Speaking of the touch pad, I did get used to the unusual position after using it for some time, as it mimics where I'd put my hand if I were using a mouse. It also doubles up as a number pad, which can be switched on and off via the icon in the top right corner. However, I still have the same complaint - it is way too narrow to be practical, so you'll find yourself lifting your hand and swiping very often just to get around the screen.

In any case, one must note that the peculiar keyboard and touch pad locations are only due to the fact that ASUS had to make space for its more important asset - the ScreenPad Plus. If you're used to working on a dual-screen setup, this is the perfect feature to help you multi-task. While you likely won't be using the secondary screen as your main workspace, it provides invaluable real estate to put all your reference material, as well as secondary apps such as the calculator and Spotify, and to accept handwritten input using the ASUS Pen.

It also comes with the ScreenXpert 2 software, which makes navigation super intuitive, AND it can also serve as a control panel that is compatible with Adobe Photoshop, Lightroom Classic, Premiere Pro and AfterEffects. You can bind your most used functions to Dial, Button, Slider, and Scroll controls, allowing you to optimize your workflow in an extremely intuitive manner.

You can read more about the ScreenPad Plus' functions here.


Underwhelming port selection

As for the ports, you have the charging port, an HDMI 2.1 port, and an audio jack on the left side. On the right, you'll get one USB 3.1 Gen 2 Type-A port along with two Thunderbolt 3 ports. While I appreciate the presence of the HDMI 2.1 port, having just one USB-A port and no card reader doesn't make much sense considering the target audience of this laptop. Once you plug in a mouse or tablet for creative work, that's pretty much it.

The lack of Thunderbolt 4 can't be helped due to the 10th gen Intel chip, but I do wish there was a way to integrate at least a card reader and 1 more USB-A port, since we're still in the midst of transitioning to USB-C peripherals. The two USB-C ports are also located where your mouse hand would be, so it isn't exactly ideal either.


An excellent user experience

As expected with such beefy specs, the performance was nothing less than impressive. It handles both general tasks and creative work effortlessly, and although the fan noise can get pretty loud under heavy loads, it does its job keeping the laptop cool. The keyboard area remains at a comfortable temperature, and the hot-spots are mainly located under the secondary screen and the vents on the sides, well away from where your hands would be.

Like with most laptops, I'd recommend using a pair of headphones anyway for the best audio experience. The ZenBook Pro Duo's speakers are adequate, but are not very loud and do lack a little bit of bass.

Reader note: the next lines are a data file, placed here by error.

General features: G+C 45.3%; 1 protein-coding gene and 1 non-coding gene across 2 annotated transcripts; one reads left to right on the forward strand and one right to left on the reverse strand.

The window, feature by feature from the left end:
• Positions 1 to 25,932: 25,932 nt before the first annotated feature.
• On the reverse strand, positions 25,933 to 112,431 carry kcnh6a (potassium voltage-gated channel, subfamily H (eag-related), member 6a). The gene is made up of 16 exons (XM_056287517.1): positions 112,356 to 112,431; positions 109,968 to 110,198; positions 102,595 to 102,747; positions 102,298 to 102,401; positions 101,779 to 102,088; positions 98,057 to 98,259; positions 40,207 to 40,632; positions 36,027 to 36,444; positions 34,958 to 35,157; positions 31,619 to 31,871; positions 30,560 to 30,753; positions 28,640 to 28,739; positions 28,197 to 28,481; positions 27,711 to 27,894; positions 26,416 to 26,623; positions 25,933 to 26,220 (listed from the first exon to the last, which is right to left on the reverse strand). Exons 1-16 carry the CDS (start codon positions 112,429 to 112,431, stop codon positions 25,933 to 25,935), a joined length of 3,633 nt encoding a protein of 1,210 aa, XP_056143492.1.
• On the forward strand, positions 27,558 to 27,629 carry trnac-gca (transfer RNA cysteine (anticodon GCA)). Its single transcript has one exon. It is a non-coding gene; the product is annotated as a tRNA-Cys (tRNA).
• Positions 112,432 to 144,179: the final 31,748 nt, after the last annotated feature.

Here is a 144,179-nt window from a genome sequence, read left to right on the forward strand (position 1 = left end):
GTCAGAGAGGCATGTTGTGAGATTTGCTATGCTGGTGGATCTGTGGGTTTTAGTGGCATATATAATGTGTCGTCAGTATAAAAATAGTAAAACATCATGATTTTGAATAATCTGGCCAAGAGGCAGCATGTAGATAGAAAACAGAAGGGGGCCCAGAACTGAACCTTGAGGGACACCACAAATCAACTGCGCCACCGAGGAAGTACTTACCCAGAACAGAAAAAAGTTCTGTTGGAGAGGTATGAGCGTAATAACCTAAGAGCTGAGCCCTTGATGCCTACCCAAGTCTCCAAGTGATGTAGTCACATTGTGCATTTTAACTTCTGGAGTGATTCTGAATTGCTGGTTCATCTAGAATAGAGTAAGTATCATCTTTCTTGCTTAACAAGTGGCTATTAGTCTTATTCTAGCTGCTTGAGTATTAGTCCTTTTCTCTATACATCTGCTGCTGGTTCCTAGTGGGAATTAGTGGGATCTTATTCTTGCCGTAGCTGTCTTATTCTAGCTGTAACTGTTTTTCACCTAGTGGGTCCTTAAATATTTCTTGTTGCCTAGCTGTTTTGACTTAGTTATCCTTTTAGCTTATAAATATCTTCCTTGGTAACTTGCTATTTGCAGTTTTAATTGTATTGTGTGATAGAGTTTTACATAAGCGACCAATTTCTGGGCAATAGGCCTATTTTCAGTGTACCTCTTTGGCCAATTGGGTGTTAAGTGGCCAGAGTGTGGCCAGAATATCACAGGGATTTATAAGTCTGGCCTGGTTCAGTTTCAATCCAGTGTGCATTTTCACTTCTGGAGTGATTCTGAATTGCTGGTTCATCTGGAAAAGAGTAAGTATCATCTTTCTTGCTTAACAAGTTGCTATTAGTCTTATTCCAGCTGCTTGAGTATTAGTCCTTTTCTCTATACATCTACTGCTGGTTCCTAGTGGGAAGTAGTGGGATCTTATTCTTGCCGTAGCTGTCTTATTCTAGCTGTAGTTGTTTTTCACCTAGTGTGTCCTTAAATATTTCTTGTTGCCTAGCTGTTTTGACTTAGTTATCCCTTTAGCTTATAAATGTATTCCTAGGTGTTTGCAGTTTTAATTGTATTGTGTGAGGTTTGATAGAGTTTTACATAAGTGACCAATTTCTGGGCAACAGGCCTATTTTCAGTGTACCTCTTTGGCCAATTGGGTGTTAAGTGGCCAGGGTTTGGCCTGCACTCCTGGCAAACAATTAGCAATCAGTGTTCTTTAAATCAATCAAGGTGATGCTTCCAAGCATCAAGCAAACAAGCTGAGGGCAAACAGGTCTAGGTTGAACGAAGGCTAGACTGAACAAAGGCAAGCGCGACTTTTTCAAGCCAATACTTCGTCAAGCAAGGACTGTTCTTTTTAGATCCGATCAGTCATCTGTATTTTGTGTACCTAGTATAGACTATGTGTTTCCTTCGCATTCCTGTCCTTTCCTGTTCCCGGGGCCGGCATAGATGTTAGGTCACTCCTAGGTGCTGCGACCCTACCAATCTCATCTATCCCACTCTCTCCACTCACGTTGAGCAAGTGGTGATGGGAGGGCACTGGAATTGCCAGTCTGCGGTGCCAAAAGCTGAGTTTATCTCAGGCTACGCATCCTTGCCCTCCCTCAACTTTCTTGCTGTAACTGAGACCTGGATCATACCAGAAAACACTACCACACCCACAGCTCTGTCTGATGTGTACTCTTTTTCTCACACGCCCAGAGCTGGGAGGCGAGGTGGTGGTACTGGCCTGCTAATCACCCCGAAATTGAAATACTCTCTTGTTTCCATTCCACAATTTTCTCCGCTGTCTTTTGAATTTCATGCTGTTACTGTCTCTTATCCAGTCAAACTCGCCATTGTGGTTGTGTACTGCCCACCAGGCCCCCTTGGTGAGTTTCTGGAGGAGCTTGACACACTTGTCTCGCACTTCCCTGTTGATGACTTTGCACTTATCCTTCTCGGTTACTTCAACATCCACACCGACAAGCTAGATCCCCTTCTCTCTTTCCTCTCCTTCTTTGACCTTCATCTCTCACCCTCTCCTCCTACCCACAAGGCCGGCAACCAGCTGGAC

When it comes to battery life, the 92 Wh battery also puts up a good showing, though it varies based on how bright your screen is, whether the ScreenPad Plus is turned on, and how bright or dark the media displayed on screen is. OLED screens tend to consume more battery than the usual displays, and due to its individually-lit pixels, battery life fluctuates a lot depending how many black pixels are on screen at any given time.

With the ScreenPad Plus on and main display brightness set to 40%, we got around 3 hours of runtime, which isn't shabby at all. Mileage may vary according to your usage scenarios, so do take these results with a pinch of salt. For more standard numbers, we've run the usual benchmarks at native UHD resolution with the profile set to Performance. Here are the results:


Buy or no buy?

To answer this question, you must first consider what you'll be using the laptop for. If you're looking for great power under the hood and peerless multi-tasking capabilities in this form factor, the ASUS ZenBook Pro Duo 15 OLED is an excellent product that balances power, functionality and battery life extremely well.

However, if you're on the move extremely often, you'll have to take into consideration the heft of this machine, which will definitely put a strain on your back as you carry it around. The price tag of RM12,999 is nothing to scoff at either, so if you're looking for a less beefy model and don't need an OLED panel, I'd recommend the lighter and more affordable ASUS ZenBook Duo 14 instead.

If you have too much money and want a step up in performance, there's the option of an Intel Core i9-10980HK processor as well, though that will set you back a whopping extra RM3,000.

For more information, you can check out the official product page here.